Ballina Jockey Club vice-chairman Stan Hayes, who believes TAB coverage would make the Boxing Day races even better.
Ballina Jockey Club vice-chairman Stan Hayes, who believes TAB coverage would make the Boxing Day races even better. DOUG EATON

TAB coverage is the aim

BALLINA Jockey Club is prepared for an influx of up to 6000 people today for the traditional Boxing Day race meeting but vice-chairman Stan Hayes wants his social showpiece to be seen by a wider audience.

The meeting creates the club’s biggest turn-over of the year but Hayes is keen to take the fun off-course by having Boxing Day at Ballina recognised by Racing NSW as a TAB meeting.

The TAB can handle only so many meetings each day and generally broadcasts and bets on those with the highest quality horse flesh.

Hayes knows that with so many Boxing Day meetings around the country the BJC is well down the pecking order, but he is trying to buck the trend by improving the quality of racing from within.

Racing NSW sanctions five races at the meeting and the club provides the prizemoney for the sixth as well as topping up the feature event to give it that status; only a full card of races and an increase in prizemoney will bring the better horses, and in turn gain the attention of the TAB.

“We feel that we need at least six races on the card; we like to spread the afternoon as far as we can for the crowd, they deserve that,” Hayes said.

“And we felt the need to top up the prizemoney to create a feature race.”

Five of the six races offer the bare minimum $3500 purse, with $2450 for the winner. The feature event is worth $5000 with $3500 to the winning connections.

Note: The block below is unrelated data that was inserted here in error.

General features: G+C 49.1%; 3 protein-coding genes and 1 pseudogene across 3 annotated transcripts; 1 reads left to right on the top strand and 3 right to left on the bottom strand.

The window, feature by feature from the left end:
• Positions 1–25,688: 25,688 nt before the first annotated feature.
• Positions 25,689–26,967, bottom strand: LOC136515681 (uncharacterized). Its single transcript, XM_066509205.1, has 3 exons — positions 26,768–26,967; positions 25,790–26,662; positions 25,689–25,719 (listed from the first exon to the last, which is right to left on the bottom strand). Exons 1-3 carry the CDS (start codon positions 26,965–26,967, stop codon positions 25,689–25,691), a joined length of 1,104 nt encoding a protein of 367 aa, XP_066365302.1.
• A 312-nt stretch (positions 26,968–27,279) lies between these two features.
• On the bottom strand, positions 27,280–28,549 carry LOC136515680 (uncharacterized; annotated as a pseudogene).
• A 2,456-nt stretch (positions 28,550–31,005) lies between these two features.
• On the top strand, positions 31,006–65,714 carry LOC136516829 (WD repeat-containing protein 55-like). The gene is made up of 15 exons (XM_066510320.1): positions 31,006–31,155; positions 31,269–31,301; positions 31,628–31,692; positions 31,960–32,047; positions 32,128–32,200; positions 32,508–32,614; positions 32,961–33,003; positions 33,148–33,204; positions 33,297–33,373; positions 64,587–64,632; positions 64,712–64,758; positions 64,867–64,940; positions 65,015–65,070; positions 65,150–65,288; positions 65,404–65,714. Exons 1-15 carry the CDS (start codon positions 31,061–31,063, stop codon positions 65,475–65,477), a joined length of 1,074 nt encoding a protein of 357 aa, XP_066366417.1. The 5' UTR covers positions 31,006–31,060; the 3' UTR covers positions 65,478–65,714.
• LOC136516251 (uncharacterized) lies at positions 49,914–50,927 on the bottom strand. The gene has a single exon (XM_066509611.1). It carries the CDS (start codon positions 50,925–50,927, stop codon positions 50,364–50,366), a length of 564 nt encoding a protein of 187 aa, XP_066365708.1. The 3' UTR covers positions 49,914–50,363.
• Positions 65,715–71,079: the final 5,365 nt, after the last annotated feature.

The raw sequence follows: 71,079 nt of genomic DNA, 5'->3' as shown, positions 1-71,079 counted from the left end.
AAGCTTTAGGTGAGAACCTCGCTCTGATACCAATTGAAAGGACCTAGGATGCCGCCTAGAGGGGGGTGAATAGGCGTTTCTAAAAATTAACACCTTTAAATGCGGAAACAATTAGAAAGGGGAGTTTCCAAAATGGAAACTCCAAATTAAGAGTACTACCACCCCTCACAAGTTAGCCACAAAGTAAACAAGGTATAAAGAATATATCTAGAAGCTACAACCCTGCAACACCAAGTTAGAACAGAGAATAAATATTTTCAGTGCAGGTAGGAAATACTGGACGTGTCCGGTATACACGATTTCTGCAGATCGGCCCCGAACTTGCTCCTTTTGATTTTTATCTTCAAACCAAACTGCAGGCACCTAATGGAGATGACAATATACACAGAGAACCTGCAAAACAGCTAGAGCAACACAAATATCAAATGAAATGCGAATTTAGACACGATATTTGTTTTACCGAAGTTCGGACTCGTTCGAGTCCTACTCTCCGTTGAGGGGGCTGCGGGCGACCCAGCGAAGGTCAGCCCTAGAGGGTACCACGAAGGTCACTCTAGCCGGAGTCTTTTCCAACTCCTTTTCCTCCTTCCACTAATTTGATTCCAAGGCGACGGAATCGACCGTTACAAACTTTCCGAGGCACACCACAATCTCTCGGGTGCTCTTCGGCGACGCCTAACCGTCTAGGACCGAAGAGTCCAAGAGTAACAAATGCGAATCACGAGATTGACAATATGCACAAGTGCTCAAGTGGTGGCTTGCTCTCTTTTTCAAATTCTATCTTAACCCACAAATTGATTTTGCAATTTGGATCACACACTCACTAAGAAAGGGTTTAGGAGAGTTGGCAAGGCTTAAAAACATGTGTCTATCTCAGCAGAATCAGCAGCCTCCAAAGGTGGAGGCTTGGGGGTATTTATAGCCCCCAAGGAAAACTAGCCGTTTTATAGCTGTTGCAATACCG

“There is a big shortfall there for us to make up,” he said.

“We do have a big turnover, but the meeting costs plenty to run – the bigger the crowd, the bigger the costs.

“We would probably have to restructure the meeting a bit to facilitate the TAB but we would be happy to do that.”

For those who are making a day of the Ballina Boxing Day meeting, the club promises to deliver the best service yet.

Hayes and his staff have identified three distinct crowds of race-goers who they intend to cater for in full.

“We wanted to spread the crowd out and give everyone what they want,” Hayes said.

“Firstly there are the punters and they have their betting ring; then there are the families who we provide plenty of room for on the grass; and probably the biggest crowd at this time of year is the youngsters who are coming home for the holidays.

“Lots of kids who have graduated from the local schools and universities have moved away for work, and they tend to come home for this race meeting.”



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